Green Day storms Broadway
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When Green Day signed with a big label and the punk world cried "Sell outs!," Billie Joe Armstrong, Mike Dirnt and Tre Cool struggled with the mainstream spotlight. It was the Bush administration and the Iraq War that goosed the band to success, inspiring the power-pop opera "American Idiot," with its fist thrust at politics, the media, religion and all the issues bothering lyricist Armstrong.
The album put Green Day back on course to million-sellers and arena concerts, and now, Broadway, where it received a well-deserved Tony nomination as a welcome.
"American Idiot" is a primal scream of alienation with cirque-de-music-video staging and energy to spare. John Gallagher Jr. heads a high-voltage cast that brings chaos to order, an illusion created by director Michael Mayer, who also wrote the book with Green Day's Armstrong, choreographer Steve Hoggett and scenic designer Christine Jones.
The thin thread that binds Green Day's songs comes from several months in the lives of three friends -- Johnny (Gallagher), the addict who is destined to amount to nothing; Will (Michael Esper), the slacker who never leaves the couch; and Tunny (Stark Sands), who deserts the "I don't care" life to become a soldier.
Competing for Johnny's soul are the drug dealer St. Jimmy and Whatsername, characters taken from song titles.
It's a crime that there is no Tony nod for Mr. Gallagher, who already owns one for "Spring Awakening." He sings his heart out and hurtles his body into danger -- for instance, a towering scaffold is lowered to represent a bus, with him all the while atop it.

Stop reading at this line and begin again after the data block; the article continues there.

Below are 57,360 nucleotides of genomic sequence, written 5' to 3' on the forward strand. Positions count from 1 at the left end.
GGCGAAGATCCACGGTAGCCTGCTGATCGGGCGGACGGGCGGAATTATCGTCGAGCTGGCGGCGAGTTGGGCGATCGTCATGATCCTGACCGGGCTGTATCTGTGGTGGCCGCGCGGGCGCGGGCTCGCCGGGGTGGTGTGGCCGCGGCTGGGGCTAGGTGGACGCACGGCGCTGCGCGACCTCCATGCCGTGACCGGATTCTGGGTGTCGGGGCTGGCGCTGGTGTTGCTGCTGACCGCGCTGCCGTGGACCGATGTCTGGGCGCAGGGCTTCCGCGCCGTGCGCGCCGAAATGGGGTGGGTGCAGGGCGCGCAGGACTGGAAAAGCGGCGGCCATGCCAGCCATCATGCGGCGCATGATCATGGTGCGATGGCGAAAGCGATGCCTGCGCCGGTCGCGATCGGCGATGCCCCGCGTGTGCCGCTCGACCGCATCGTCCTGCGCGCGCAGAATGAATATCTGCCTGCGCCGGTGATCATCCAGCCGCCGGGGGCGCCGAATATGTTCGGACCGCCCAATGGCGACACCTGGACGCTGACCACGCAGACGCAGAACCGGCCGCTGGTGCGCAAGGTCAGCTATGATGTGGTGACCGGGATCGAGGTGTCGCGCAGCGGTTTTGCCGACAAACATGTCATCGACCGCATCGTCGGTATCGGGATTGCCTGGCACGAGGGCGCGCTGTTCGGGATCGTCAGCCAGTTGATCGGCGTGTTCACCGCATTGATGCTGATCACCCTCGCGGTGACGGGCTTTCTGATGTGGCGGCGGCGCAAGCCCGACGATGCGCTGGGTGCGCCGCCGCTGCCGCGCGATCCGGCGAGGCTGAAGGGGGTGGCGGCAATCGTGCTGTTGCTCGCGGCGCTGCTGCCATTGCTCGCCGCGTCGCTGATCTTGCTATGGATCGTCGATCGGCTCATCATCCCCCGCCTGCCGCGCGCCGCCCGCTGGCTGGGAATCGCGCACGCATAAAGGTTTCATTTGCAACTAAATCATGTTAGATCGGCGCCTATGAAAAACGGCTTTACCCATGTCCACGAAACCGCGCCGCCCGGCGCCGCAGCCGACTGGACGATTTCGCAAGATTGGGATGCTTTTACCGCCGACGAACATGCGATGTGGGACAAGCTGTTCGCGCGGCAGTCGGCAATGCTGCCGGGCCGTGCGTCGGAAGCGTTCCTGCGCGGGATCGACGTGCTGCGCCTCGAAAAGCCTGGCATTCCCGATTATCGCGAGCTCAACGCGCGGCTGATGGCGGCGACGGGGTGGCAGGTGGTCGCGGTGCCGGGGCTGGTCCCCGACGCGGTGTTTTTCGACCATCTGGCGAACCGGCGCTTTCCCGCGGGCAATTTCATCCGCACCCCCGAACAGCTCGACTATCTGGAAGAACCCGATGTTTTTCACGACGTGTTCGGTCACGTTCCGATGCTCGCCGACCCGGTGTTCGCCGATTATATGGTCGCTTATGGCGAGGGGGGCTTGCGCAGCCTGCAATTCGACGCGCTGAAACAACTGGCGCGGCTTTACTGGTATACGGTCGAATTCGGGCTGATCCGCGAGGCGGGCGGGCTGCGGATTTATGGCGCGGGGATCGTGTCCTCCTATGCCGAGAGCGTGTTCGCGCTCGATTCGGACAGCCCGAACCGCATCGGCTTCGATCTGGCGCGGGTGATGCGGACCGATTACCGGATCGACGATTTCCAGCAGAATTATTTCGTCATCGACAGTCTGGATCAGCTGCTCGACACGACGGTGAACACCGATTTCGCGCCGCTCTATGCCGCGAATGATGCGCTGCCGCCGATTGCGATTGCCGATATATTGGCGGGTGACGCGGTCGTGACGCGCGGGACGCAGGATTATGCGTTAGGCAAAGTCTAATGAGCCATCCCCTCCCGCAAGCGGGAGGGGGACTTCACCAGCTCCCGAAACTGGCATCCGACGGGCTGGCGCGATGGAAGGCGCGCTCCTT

The "Idiot" assault on the senses includes people and a shopping cart in several high-wire acts and screens that flash news clips and MTV-style video. Rarely has Broadway seen such a crowded stage of hard bodies and everyday "Whatsernames" engaged in muscular rock numbers. You never quite know where to look, and you're thankful for the serenity of ballads like the haunting "Wake Me Up When September Ends."
The show ends abruptly, as if Mr. Mayer and Mr. Armstrong didn't know where to go from the trip to nowhere. But stand for the ovation, as our audience did, because the entire cast returns, each armed with an acoustic guitar. They still have one last song left in them: "(Good Riddance) Time of Your Life."
St. James Theatre, 246 W. 44th St.; 1-800-545-2559 or Telecharge.com.
First Published May 9, 2010 12:00 am